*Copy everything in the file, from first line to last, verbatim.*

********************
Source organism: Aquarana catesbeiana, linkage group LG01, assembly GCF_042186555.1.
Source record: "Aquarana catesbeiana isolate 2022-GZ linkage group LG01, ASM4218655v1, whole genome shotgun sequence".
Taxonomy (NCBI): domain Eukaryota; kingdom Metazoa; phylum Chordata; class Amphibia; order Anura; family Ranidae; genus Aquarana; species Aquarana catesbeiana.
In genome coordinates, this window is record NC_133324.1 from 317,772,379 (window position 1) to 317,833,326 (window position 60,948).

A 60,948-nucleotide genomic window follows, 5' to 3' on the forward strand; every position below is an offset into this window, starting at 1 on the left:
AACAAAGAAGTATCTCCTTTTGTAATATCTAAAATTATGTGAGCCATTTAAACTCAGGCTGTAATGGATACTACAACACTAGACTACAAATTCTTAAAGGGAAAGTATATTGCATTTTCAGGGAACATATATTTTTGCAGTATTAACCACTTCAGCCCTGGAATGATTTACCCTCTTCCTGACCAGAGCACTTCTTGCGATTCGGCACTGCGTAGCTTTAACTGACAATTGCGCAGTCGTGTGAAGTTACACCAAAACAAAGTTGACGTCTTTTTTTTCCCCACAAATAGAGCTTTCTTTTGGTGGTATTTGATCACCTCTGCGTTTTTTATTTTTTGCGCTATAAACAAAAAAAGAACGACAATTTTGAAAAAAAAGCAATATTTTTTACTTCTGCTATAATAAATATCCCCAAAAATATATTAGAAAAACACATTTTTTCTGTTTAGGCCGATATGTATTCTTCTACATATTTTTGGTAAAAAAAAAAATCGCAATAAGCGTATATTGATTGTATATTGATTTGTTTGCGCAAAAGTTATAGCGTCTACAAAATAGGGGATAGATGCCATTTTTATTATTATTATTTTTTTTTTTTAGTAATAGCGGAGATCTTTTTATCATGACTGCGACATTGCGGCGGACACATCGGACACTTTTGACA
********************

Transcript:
Source organism: Aquarana catesbeiana, linkage group LG01, assembly GCF_042186555.1.
Source record: "Aquarana catesbeiana isolate 2022-GZ linkage group LG01, ASM4218655v1, whole genome shotgun sequence".
Taxonomy (NCBI): domain Eukaryota; kingdom Metazoa; phylum Chordata; class Amphibia; order Anura; family Ranidae; genus Aquarana; species Aquarana catesbeiana.
In genome coordinates, this window is record NC_133324.1 from 317,772,379 (window position 1) to 317,833,326 (window position 60,948).

A 60,948-nucleotide genomic window follows, 5' to 3' on the forward strand; every position below is an offset into this window, starting at 1 on the left:
AACAAAGAAGTATCTCCTTTTGTAATATCTAAAATTATGTGAGCCATTTAAACTCAGGCTGTAATGGATACTACAACACTAGACTACAAATTCTTAAAGGGAAAGTATATTGCATTTTCAGGGAACATATATTTTTGCAGTATTAACCACTTCAGCCCTGGAATGATTTACCCTCTTCCTGACCAGAGCACTTCTTGCGATTCGGCACTGCGTAGCTTTAACTGACAATTGCGCAGTCGTGTGAAGTTACACCAAAACAAAGTTGACGTCTTTTTTTTCCCCACAAATAGAGCTTTCTTTTGGTGGTATTTGATCACCTCTGCGTTTTTTATTTTTTGCGCTATAAACAAAAAAAGAACGACAATTTTGAAAAAAAAGCAATATTTTTTACTTCTGCTATAATAAATATCCCCAAAAATATATTAGAAAAACACATTTTTTCTGTTTAGGCCGATATGTATTCTTCTACATATTTTTGGTAAAAAAAAAAATCGCAATAAGCGTATATTGATTGTATATTGATTTGTTTGCGCAAAAGTTATAGCGTCTACAAAATAGGGGATAGATGCCATTTTTATTATTATTATTTTTTTTTTTTAGTAATAGCGGAGATCTTTTTATCATGACTGCGACATTGCGGCGGACACATCGGACACTTTTGACA